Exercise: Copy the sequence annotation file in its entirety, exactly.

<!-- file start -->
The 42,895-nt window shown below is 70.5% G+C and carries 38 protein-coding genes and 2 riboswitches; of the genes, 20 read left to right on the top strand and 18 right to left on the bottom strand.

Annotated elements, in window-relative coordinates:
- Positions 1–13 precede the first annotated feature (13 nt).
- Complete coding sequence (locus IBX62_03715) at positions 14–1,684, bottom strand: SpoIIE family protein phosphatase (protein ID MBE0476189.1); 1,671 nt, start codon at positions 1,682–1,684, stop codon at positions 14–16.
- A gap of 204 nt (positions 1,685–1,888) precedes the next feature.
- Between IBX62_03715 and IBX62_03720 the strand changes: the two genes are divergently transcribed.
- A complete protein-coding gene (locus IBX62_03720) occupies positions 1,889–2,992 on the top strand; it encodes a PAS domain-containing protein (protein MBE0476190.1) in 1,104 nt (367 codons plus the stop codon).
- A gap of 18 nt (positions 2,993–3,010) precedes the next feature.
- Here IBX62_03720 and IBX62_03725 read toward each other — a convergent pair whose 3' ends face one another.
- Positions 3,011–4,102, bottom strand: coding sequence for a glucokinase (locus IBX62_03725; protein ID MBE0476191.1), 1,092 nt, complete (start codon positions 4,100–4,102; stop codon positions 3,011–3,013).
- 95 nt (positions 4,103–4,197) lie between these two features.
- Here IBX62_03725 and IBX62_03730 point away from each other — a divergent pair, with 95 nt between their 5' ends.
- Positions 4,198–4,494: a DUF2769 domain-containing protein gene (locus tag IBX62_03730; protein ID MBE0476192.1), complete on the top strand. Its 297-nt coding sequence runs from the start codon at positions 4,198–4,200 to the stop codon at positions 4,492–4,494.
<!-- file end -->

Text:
The 42,895-nt window shown below is 70.5% G+C and carries 38 protein-coding genes and 2 riboswitches; of the genes, 20 read left to right on the top strand and 18 right to left on the bottom strand.

Annotated elements, in window-relative coordinates:
- Positions 1–13 precede the first annotated feature (13 nt).
- Complete coding sequence (locus IBX62_03715) at positions 14–1,684, bottom strand: SpoIIE family protein phosphatase (protein ID MBE0476189.1); 1,671 nt, start codon at positions 1,682–1,684, stop codon at positions 14–16.
- A gap of 204 nt (positions 1,685–1,888) precedes the next feature.
- Between IBX62_03715 and IBX62_03720 the strand changes: the two genes are divergently transcribed.
- A complete protein-coding gene (locus IBX62_03720) occupies positions 1,889–2,992 on the top strand; it encodes a PAS domain-containing protein (protein MBE0476190.1) in 1,104 nt (367 codons plus the stop codon).
- A gap of 18 nt (positions 2,993–3,010) precedes the next feature.
- Here IBX62_03720 and IBX62_03725 read toward each other — a convergent pair whose 3' ends face one another.
- Positions 3,011–4,102, bottom strand: coding sequence for a glucokinase (locus IBX62_03725; protein ID MBE0476191.1), 1,092 nt, complete (start codon positions 4,100–4,102; stop codon positions 3,011–3,013).
- 95 nt (positions 4,103–4,197) lie between these two features.
- Here IBX62_03725 and IBX62_03730 point away from each other — a divergent pair, with 95 nt between their 5' ends.
- Positions 4,198–4,494: a DUF2769 domain-containing protein gene (locus tag IBX62_03730; protein ID MBE0476192.1), complete on the top strand. Its 297-nt coding sequence runs from the start codon at positions 4,198–4,200 to the stop codon at positions 4,492–4,494.